As an American migrant worker, recently stationed in Singapore, I am both puzzled and fascinated by the high-wire balancing act executed recently by Singapore’s Economic Strategies Committee.
Why the puzzlement? In the US, where I have lived for almost four decades, technology policy is often heavily influenced by lobbyists and special interest groups, and once policy is set, someone asks “Gosh! Did the policy violate laws for science?”
For example, the 2008 debacle in Texas was caused when too much wind resources were installed (because of well-intentioned excitement over renewable energy resources) and that fact effected more blackouts! Why? Non-demand resources need the complementary energy storage systems, which were not in place; hence when demand remains high, when the wind dies down, system imbalances trigger blackouts.
A systems understanding or more importantly, a “system of systems” analysis would have pointed that technical detail out; but if legislators wanted to “out-green” one another by increasing the fraction of renewable resources, such system errors occur for lack of deep technical understanding.
Why the fascination? The ESC Sub-Committee 7 report truly reflected the background deliberations in a serious attempt to maintain the delicate balances among:
-Concerns for energy security
-Issues of climate change challenges, and
-The “Imperative” of sustained economic growth for Singapore (and the region.)
The broader committee recommendations also reflect the delicate balancing act between “allowing market forces to reallocate scare resources” and government “intervention” into stimulating specific industrial sectors. I contend that the effort to maintain the diversity of energy/environment recommendations is to be lauded.
In my past talks in Singapore, I have always contended that “energy security comes from energy diversity.” But given Singapore’s small geographic footprint, and given the “physics of low energy density” of renewable sources, such energy sources will play a minor role in supplying Singapore’s energy diets. Thus the importation of electricity from the next nearest neighbours (provided the electricity is derived from renewable sources) will:
-Indirectly enhance the renewable portfolio for Singapore
-Catalyze greater regional collaboration and cooperation.
Second, the knee-jerk reaction from anti-nuclear activists would be that the recommendations call for a nuclear plant within the confines of a small island. My reading of the recommendations, however, is different. The ESC simply calls for studying the feasibility of nuclear energy.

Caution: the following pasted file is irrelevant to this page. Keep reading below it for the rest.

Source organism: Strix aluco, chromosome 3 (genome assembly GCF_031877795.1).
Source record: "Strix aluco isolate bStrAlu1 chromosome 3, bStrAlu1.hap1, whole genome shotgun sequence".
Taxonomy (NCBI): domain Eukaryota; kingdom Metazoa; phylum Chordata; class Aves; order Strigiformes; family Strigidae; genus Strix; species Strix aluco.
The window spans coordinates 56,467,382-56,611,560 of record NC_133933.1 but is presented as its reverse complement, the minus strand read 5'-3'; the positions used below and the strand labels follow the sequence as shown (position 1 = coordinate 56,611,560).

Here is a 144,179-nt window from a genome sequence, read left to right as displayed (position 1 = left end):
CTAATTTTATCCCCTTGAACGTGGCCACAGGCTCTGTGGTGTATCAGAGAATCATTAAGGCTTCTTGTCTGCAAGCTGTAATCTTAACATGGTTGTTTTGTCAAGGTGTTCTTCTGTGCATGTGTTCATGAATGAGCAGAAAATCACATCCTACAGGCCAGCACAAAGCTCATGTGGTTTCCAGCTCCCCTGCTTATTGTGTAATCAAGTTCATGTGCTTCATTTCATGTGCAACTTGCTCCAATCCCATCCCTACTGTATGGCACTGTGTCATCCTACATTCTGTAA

From the regional news reports, it is likely that within the next few decades, ASEAN will go nuclear and whether or not Singapore hosts a nuclear facility in the country, I contend that the long, extended logistics tail for nuclear technologies is such that all the countries of the region will benefit from riding the logistics bandwagon.
Beyond the supply of carbon-neutral electricity, the adoption of nuclear power in any one country in the region triggers a proliferation of new jobs and new skill-sets which span the entire supply chain: from the logistics of safe fuel transportation, codes and standards, monitoring, quality controls, oversight and verification, safety and security, occupational health, education and training, waste disposal, and the safe disposal and long-term storage of spent fuel.
These new challenges present new growth opportunities in value-added jobs and skills. Equally important, it must usher in a new era of closer functional regional cooperation.
Likewise, an initial reaction to the use of coal in place of natural gas will be that we will be retrograde relative to increased carbon emissions. Yes, and maybe no. If Singapore is emerging as the test-bed for innovations and new technology development, why not improve upon emissions controls for carbon dioxide in the coal plant that Singapore will consider? Why not participate in global initiatives on carbon capture and sequestration?
In a roadmap for energy security and environmental sustainability that I prepared for the Energy Studies Institute (ESI) last year, I articulated 3 time periods for considering our “back to the future” scenario for Singapore and the planet. In period 1, the next 10 years, we will still be in a fossil-fuel dominant era and hence, energy efficiency and conservation programs should be the top priority because of the climate change challenges.
And while technology is a necessary condition, it remains an insufficient condition, meaning beyond looking to new technology, we have to consider new processes and develop new habits to reducing our energy intensity.
In period 2, up to the next 50 years, we need a rapid transformation towards increasing our renewable energy portfolio standards and many of the ESC recommendations are in line with that vision.
Transforming our transportation diet to electrons from petrol or diesel, especially when electricity is from nuclear or renewable sources will drastically diminish emissions from this sector. Developing “smarts” within the grid systems will do the same for the electricity sector.
And setting a price for carbon emissions, such that the price of energy includes the fuel price plus that of the carbon emissions will help businesses plan their growth strategies a lot better as we transition to period 3 in the distant future, where we are truly “back to the future” because our ancestors prior to finding the “rock that burns” indeed used only renewable energy sources including geothermal.
In conclusion, the devil is in the details. The ESC’s high-wire balancing act between charting a new energy future that considers both energy security and sustainable growth is commendable.
The author is a Principal Fellow and Head, Energy and Environmental Technologies and Systems at the Energy Studies Institute at NUS.
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